Donald Trump’s relatively calm and controlled speech to Congress last week caused several analysts, including this one, to wonder whether the President might turn a corner and henceforth stop his loony outbursts. It took only a day or two for Trump to respond with a resounding and emphatic “No!” His series of spectacularly raving tweets on Saturday made clear not only that the U.S. president has no intention of behaving reasonably and responsibly, but the increasing pressure of his so-called Russiagate affair is making him go bonkers more than ever before.
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Trump accused Barack Obama of wiretapping phones at his campaign headquarters at Trump Tower in Manhattan in October. He can’t make up his mind whether that makes the former President bad or sick. He thinks it’s like Watergate, which is somehow understandable, but also like McCarthyism, an analogy that challenges even the most fawning and flexible of historians. In between one ludicrous allegation and another, Trump found time to deal with the cardinal question of whether Arnold Schwarzenegger resigned or was fired as his replacement on "The Apprentice." Seriously, you can’t make this up, no matter how hard you try.
Cynical American commentators – like their Israeli counterparts who proclaim Benjamin Netanyahu a “magician” every time he incites against Arabs or leftists in order to divert attention from some embarrassment – explained once again that Trump is creating a ruckus so that the media will deal with his tweets rather than with his ties to the Kremlin or with the false statements made by Attorney General Jeff Sessions to Congress about his meetings with the Russian ambassador. According to his logic, Trump doesn’t mind if the “mainstream media” views him as the village idiot, as long as it stops digging around in his affairs. His “base,” which eagerly lapped up his lies about Obama’s birthplace, will be just as happy with any other cock-and-bull accusation, ludicrous as it may be.
Another explanation is linked to Trump’s exceedingly thin skin. The current barrage of unhinged tweets, according to this view, is a direct result of his anger at the fact that his honeymoon with the media in the wake of his speech to Congress was cut short so quickly because of the Sessions scandal. Trump was reportedly incensed with Session’s announcement on Thursday that he would recuse himself from investigations of Trump-Russia ties, because in Trump’s world, one never apologizes or admits a mistake but always attacks, attacks, attacks instead.
But all such explanations about the inner purpose of Trump’s paroxysms and all of the reports that Trump based his attack on another story that appeared on the controversial Breitbart website are dwarfed by a possibility that seems just as feasible as all the rest: that Trump is right. Not that Obama tapped his phones, but that federal agents did. There have been sporadic reports to that effect in several news outlets, including the Guardian, but this would be the first official confirmation. Thus, Trump may have taken the lid off a pressure cooker that will soon blow up in his face.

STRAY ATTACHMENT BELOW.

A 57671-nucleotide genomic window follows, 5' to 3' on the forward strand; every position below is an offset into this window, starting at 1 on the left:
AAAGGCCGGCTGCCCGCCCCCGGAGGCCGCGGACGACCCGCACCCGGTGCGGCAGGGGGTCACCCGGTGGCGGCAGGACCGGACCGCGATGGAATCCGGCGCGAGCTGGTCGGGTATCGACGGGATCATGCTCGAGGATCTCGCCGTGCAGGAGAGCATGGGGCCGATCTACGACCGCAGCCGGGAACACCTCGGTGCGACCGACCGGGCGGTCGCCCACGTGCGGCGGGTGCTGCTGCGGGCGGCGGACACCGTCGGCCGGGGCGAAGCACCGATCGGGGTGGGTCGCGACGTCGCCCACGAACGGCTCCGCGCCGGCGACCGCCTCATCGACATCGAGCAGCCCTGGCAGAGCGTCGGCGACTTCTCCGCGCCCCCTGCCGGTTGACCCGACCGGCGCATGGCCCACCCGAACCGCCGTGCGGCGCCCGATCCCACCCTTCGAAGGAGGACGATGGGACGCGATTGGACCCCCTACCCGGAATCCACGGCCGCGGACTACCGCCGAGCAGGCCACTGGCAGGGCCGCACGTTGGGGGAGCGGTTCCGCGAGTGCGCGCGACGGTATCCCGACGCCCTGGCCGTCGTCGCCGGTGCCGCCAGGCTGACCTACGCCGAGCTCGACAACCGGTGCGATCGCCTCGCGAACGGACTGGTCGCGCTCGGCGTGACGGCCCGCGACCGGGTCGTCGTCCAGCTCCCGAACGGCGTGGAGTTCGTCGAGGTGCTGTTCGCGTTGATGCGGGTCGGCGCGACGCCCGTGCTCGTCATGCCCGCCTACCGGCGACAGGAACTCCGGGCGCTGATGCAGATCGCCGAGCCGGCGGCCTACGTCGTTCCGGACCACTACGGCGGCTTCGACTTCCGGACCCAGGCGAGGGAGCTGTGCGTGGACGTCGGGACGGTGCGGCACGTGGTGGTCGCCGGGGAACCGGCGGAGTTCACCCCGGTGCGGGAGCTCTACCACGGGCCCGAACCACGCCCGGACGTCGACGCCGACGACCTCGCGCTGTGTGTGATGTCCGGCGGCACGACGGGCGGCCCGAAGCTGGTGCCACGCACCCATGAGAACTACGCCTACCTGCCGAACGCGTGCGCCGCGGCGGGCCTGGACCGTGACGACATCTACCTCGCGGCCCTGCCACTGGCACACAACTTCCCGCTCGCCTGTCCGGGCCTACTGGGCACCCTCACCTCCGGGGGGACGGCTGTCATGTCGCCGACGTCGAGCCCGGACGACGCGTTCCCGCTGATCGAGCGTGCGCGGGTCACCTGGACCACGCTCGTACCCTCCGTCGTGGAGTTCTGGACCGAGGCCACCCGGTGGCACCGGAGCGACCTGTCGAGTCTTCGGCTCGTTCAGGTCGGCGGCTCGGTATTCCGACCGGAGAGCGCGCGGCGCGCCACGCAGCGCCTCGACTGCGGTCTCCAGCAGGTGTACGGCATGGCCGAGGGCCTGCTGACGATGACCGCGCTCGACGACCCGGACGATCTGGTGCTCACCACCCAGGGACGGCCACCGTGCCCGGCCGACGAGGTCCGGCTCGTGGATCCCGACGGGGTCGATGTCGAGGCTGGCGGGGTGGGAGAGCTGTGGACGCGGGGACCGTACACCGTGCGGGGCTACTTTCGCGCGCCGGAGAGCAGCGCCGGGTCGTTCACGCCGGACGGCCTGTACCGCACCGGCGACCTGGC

True, some people who believe Obama capable of anything will have no problem advancing the theory that the former president hired his own group of Watergate-style “plumbers” to eavesdrop on the Republican candidate, though only God and Trump would know for what purpose. Trump’s tweets, however, refer to a “lower court” that failed to approve a request for wiretapping his headquarters, which means that a higher court did. That means that the FBI, after being duly authorized by the Justice Department, succeeded in convincing a special tribunal set up in accordance with the Foreign Intelligence Surveillance Act that despite the danger of being accused of improper interference in the political process, there was enough “probable cause” to suspect that Trump and/or his underlings were in contact with a foreign entity or foreign intelligence service (and we all know who that might be). If this is the case, then Trump himself may have offered the noose from which he might ultimately hang, politically speaking.
As soon as Washington recovers from another one of its recurring shocks, there is certain to be a growing demand to expose the material on which the FBI based its surveillance request, if it exists, and what it may have found out, if the wiretapping took place. Democrats will be particularly incensed to learn that while FBI Director James Comey was concealing the possibility that the GOP presidential candidate might be guilty of treason, he found it necessary to publicize an extremely damaging letter about Hillary Clinton’s emails just nine days before the elections. The new mayhem will undoubtedly expand polarization in Washington as many Republicans jump to Trump’s defense. But it takes only a few Republicans who haven’t lost their conscience to turn the demand for an independent investigation of Russiagate affair into an ultimatum that can’t be refused.
It’s tempting to say that Trump, in his mindless impetuousness, has hurt himself. Instead of trying to shift the media’s focus from his Russia ties to other matters, he has now ensured that it will intensify, get ugly and stay around much longer. But there’s always the possibility that Trump knows very well that this affair isn’t going to go anywhere until it is resolved and until it exacts its toll, which, in this case, could be his presidency.